July 29, 2016

Andrew Appel

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Internet Voting? Really?

Recently I gave a TEDx talk—I spoke at the local Princeton University TEDx event.  My topic was voting: America’s voting systems in the 19th and 20th century, and should we vote using the Internet?  You can see the talk here:

 

Internet Voting? Really?

 

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Internet Voting, Utah GOP Primary Election

Utah’s Republican presidential primary was conducted today by Internet.  If you have your voter-registration PIN, or even if you don’t, visit https://ivotingcenter.gop and you will learn something about Internet voting!

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Apple/FBI: Freedom of speech vs. compulsion to sign

This week I signed the Electronic Frontier Foundation’s amicus (friend-of-the-court) brief in the Apple/FBI  iPhone-unlocking lawsuit.  Many prominent computer scientists and cryptographers signed: Josh Aas, Hal Abelson, Judy Anderson, Andrew Appel, Tom Ball (the Google one, not the Microsoft one), Boaz Barak, Brian Behlendorf, Rich Belgard, Dan Bernstein, Matt Bishop, Josh Bloch, Fred Brooks, Mark Davis, Jeff Dean, Peter Deutsch, David Dill, Les Earnest, Brendan Eich, David Farber, Joan Feigenbaum, Michael Fischer, Bryan Ford, Matt Franklin, Matt Green, Alex Halderman, Martin Hellman, Nadia Heninger, Miguel de Icaza, Tanja Lange, Ed Lazowska, George Ledin, Patrick McDaniel, David Patterson, Vern Paxson, Thomas Ristenpart, Ron Rivest, Phillip Rogaway, Greg Rose, Guido van Rossum, Tom Shrimpton, Barbara Simons, Gene Spafford, Dan Wallach, Nickolai Zeldovich, Yan Zhu, Phil Zimmerman. (See also the EFF’s blog post.)

The technical and legal argument is based on the First Amendment: (1) Computer programs are a form of speech; (2) the Government cannot compel you to “say” something any more than it can prohibit you from expressing something.  Also, (3) digital signatures are a form of signature; (4) the government cannot compel or coerce you to sign a statement that you don’t believe, a statement that is inconsistent with your values.  Each of these four statements has ample precedent in Federal law.  Combined together, (1) and (2) mean that Apple cannot be compelled to write a specific computer program.  (3) and (4) mean that even if the FBI wrote the program (instead of forcing Apple to write it), Apple could not be compelled to sign it with its secret signing key.  The brief argues,

By compelling Apple to write and then digitally sign new code, the Order forces Apple to first write a message to the government’s specifications, and then adopt, verify and endorse that message as its own, despite its strong disagreement with that message. The Court’s Order is thus akin to the government dictating a letter endorsing its preferred position and forcing Apple to transcribe it and sign its unique and forgery-proof name at the bottom.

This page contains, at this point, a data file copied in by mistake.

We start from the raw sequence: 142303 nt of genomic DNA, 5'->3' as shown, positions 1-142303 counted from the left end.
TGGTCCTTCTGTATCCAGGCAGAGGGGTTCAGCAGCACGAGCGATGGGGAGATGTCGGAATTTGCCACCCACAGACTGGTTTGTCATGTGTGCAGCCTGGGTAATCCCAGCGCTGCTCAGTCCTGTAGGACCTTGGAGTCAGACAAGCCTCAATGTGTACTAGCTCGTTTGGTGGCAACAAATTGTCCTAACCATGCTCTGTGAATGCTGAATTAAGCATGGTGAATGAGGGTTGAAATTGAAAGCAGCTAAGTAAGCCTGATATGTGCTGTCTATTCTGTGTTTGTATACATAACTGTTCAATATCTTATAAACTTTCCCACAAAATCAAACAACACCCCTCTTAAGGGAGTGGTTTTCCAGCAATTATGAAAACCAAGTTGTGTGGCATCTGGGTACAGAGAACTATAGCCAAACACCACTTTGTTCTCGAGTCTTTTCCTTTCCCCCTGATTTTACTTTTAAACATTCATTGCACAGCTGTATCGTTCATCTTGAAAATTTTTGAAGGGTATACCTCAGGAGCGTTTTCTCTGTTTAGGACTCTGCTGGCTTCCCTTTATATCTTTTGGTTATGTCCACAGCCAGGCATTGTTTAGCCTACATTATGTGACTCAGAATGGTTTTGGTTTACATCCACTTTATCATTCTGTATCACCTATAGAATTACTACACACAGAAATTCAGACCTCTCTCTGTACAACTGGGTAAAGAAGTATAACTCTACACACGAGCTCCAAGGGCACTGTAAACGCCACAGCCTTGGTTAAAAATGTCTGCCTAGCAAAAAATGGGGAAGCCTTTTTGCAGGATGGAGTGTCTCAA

[Read more…]

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Freedom to Tinker on the Radio

Today on the Canadian Broadcasting Corporation’s CBC Radio show, “The Current”, a 20-minute segment about the freedom to tinker:

“Arrested, for tinkering.  Young Ahmed Mohamed likes to take things apart, cross wires, experiment… and put things back together again. It’s the kind of hobby that once led to companies like…say, Apple and Microsoft. But is a security-centric culture interfering with the freedom to tinker?”

Radio host Piya Chattopadhyay interviews three panelists:

  • Lindy Wilkins, community technologist and the co-founder of Make Friends, a monthly meet-up of makers and community organizers in Toronto,
  • Alexandra Samuel, independent technology researcher in Vancouver who is working on a book about Tinkering and education for kids,
  • Andrew Appel, Professor of Computer Science at Princeton University and blogger at Freedom-to-Tinker.

When I was Ahmed’s age, back in 1973, I read this really cool article in Scientific American’s Amateur Scientist column, about how to use TTL integrated circuit components to make, for example, a clock.  So I went to Radio Shack to buy the parts, I learned how to use a soldering iron, and I built a clock.

Didn’t get arrested.  Was that because I was white, because I went to a school where the teachers had some sense, because it was before 9/11 and mass school shootings, or all of the above?

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A clear line between offense and defense

The New York Times, in an editorial today entitled “Arms Control for a Cyberage“, writes,

The problem is that unlike conventional weapons, with cyberweapons “there’s no clear line between offense and defense,” as President Obama noted this month in an interview with Re/code, a technology news publication. Defense in cyberwarfare consists of pre-emptively locating the enemy’s weakness, which means getting into its networks.